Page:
In recent months, as many as 1 in 15 games globally has had a scripter or botter in it, but in some regions, this number is as high as 1 in 5. Cheating isn't really region-specific, cheaters just go wherever cheating is easiest. In eastern countries, we see higher rates of scripting, because they're getting spillover from cheaters in China and Korea, both of which have region-exclusive anti-cheats and more importantly, identity requirements for gaming from their regional governments.

It's only worth making cheats if there's glory worth stealing, so attempts at cheating are actually the sign of a successful competitive environment. However, this is far too many for a game with Olympic-level ambitions, and if we want the win to mean something, we must protect its integrity.

Scripter Effectiveness

The second problem is that scripting is rather effective, and to their credit (if you can call it that), scripters have gotten quite good at playing without the use of their hands. When piloted optimally, scripter win rates hover around 80% in Ranked games, continually propelling their unyielding supply of accounts through the ladder.

As scripting volume increases, we're starting to see stratification of their distribution amongst the tiers again, with bias towards higher ranks. It's also important to me that you know I personally digested and averaged the ranked regalia icons for the hex colors that rendered this masterpiece. It took me over an hour, and my eyes won't stop watering.

The polyphonic rainbow you're now bearing witness to is the percentage of Ranked games completed with a cheater, bucketed by what tier the scripter was in at the end of the game. You are reading that correctly, more than 10% of Master+ games had a cheater in them. Even Challenger, which we manually audit on a regular cadence, has suffered from a significant number of cheaters. Statistically, this is what analysts might refer to as a "Bad Line," and we're seriously not jazzed about the trend.

Worse still, we can't see how that trend continues, because the current anti-cheat is beaten.

Packman (Not a Typo)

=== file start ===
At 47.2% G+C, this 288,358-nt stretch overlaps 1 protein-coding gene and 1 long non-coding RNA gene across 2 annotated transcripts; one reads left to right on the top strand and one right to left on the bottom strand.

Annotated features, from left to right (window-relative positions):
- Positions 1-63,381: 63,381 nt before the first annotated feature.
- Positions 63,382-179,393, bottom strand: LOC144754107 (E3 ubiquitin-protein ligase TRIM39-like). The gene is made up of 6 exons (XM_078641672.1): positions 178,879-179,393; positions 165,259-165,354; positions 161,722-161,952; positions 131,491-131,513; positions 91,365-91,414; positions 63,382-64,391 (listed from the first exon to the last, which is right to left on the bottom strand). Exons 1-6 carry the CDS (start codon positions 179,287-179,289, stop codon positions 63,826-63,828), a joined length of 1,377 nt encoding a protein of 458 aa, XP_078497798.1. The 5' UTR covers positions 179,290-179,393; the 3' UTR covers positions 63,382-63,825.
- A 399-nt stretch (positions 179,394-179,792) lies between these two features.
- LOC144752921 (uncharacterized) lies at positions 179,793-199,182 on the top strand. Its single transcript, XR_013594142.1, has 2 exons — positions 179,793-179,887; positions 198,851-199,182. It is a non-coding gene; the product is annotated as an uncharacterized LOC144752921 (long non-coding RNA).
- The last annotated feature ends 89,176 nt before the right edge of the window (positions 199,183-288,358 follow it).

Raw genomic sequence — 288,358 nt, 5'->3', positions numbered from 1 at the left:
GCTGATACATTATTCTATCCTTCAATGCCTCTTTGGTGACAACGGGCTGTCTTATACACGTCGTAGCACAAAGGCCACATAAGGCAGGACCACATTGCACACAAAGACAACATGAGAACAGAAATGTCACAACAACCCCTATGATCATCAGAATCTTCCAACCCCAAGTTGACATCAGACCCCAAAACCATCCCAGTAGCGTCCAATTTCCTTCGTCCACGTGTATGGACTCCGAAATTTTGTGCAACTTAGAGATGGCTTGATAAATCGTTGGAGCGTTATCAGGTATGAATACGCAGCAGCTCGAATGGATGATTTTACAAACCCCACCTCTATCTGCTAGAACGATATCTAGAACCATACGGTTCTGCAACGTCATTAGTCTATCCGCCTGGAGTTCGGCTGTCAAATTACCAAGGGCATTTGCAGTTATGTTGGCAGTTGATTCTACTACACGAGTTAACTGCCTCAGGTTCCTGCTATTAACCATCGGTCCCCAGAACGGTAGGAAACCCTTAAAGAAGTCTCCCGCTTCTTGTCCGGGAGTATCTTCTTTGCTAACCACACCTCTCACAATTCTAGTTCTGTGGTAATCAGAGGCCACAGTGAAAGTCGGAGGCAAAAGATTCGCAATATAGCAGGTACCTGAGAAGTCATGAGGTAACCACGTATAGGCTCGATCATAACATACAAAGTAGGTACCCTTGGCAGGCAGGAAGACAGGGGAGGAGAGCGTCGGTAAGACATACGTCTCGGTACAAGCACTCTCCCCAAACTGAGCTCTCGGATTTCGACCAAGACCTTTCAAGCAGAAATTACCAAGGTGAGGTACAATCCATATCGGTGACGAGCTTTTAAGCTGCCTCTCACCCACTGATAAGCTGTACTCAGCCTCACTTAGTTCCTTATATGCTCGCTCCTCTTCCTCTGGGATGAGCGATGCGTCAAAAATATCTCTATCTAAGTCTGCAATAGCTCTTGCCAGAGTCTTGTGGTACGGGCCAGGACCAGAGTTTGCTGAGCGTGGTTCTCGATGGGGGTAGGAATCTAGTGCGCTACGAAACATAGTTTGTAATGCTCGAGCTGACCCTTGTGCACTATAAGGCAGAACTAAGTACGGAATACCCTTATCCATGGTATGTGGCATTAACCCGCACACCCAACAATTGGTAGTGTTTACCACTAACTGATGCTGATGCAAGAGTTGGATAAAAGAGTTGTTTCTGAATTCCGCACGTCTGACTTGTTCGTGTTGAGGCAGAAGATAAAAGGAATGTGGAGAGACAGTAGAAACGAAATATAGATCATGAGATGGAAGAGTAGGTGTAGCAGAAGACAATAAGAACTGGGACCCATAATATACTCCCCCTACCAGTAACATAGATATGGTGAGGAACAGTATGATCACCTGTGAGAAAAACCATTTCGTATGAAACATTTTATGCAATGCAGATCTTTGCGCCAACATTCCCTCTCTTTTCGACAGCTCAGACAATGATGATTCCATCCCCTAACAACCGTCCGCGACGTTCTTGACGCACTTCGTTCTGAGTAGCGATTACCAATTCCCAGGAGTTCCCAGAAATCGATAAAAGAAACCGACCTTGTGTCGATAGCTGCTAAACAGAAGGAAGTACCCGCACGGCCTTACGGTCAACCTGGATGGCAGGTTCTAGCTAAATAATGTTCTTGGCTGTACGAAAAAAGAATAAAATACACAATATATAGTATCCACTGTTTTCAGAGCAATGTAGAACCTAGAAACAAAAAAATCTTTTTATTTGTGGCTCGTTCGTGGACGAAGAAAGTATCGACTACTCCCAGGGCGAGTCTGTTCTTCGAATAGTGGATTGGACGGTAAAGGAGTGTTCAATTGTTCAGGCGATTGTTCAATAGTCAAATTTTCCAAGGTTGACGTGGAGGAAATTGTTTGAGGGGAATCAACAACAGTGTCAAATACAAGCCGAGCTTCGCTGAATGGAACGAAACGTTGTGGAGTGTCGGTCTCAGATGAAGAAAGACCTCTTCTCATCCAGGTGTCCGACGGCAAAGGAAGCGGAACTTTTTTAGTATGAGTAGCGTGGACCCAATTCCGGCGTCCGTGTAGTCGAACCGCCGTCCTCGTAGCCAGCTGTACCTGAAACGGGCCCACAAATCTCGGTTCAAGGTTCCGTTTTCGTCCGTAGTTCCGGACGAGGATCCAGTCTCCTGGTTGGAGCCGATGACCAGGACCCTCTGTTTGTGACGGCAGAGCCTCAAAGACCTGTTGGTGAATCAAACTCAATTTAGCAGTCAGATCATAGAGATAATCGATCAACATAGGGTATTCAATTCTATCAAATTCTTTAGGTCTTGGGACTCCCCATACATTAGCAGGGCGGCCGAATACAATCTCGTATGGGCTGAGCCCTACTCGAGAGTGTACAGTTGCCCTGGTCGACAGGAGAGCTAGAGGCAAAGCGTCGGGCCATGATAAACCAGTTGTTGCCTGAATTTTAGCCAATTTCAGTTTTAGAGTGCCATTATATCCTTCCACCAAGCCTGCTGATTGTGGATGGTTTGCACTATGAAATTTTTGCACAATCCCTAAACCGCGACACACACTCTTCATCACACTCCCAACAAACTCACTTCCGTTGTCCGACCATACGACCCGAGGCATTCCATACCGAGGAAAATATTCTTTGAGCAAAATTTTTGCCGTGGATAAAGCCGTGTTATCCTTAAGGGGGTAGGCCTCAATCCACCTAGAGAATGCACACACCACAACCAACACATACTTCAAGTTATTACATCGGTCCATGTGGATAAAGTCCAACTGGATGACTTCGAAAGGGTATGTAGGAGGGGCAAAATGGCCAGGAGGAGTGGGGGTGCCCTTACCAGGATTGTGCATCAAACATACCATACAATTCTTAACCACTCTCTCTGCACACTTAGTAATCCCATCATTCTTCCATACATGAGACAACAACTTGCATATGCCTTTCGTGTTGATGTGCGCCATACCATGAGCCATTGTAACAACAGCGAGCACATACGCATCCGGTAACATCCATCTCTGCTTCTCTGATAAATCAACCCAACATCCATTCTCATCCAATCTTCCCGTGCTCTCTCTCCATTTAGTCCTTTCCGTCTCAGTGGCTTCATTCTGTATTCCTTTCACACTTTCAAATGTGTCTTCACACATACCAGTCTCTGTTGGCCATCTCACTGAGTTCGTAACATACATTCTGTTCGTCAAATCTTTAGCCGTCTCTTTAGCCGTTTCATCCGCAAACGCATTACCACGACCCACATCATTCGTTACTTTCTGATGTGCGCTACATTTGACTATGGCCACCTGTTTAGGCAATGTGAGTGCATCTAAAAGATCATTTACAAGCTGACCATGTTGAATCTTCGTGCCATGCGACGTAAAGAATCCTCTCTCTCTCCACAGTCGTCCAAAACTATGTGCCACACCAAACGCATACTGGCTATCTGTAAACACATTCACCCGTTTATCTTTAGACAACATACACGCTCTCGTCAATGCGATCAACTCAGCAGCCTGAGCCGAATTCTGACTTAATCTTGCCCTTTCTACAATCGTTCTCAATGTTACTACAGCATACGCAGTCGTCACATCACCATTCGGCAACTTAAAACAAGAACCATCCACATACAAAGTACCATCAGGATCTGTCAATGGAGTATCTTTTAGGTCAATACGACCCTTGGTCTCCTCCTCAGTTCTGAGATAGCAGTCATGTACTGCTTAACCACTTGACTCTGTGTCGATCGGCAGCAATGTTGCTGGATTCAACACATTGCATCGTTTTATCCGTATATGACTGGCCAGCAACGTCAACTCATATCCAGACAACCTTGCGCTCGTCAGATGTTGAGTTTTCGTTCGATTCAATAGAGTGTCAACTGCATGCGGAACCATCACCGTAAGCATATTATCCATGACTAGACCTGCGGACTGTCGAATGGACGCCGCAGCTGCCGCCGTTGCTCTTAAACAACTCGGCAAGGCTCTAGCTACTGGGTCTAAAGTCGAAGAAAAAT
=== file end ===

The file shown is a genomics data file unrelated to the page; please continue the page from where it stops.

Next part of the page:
For all the reasons we're about to get into, we didn't want to push the Vanguard button until we absolutely had to, so up until now, League has been surviving (for nearly six years) on an anti-tamper called "Packman." However, due to an unrelenting volley of cheats and bans, the anti-cheat technological space moves at recursive lightspeed. After factoring in for hyperbaric time-dilation, the resulting bistromath makes Packman roughly 250 million "cheat-years" old, pushing the pre-mesozoic boundary.

Packman's primary objective is to make analysis of the game binary more difficult, and this includes "hiding" the anti-cheat detections that it appends to a game client. The problem is that dumping the deobfuscated game binary and bypassing the anti-cheat checks are now something closer to a training exercise, and it's one that's only been made potentially easier by the breach earlier last year. Packman was never meant to last this long, and iterating on it has become prohibitively expensive.

According to the publishing department, use of a log y-axis is apparently a crime of the same magnitude as witchcraft, so to assist in the comparison, I've removed "honeypot" type detections from the graph above. Remaining are only bans issued or reviewed in the old packman system.

This chart attempts to visualize our emotional turmoil, though its true intensity could never be captured in two-dimensional form. Pictured are weekly LoL scripting bans, bucketed based on those issued for a detection within Packman (blue), versus those that were banned "manually" (reviewed by an anti-cheat agent). As Packman's effectiveness wanes, we are unable to keep up with the scripting "demand," and an infinite number of hands reviewing an infinite number of scripters is not a strategically viable option. If we want a fair video game, we must upgrade.

Enter Vanguard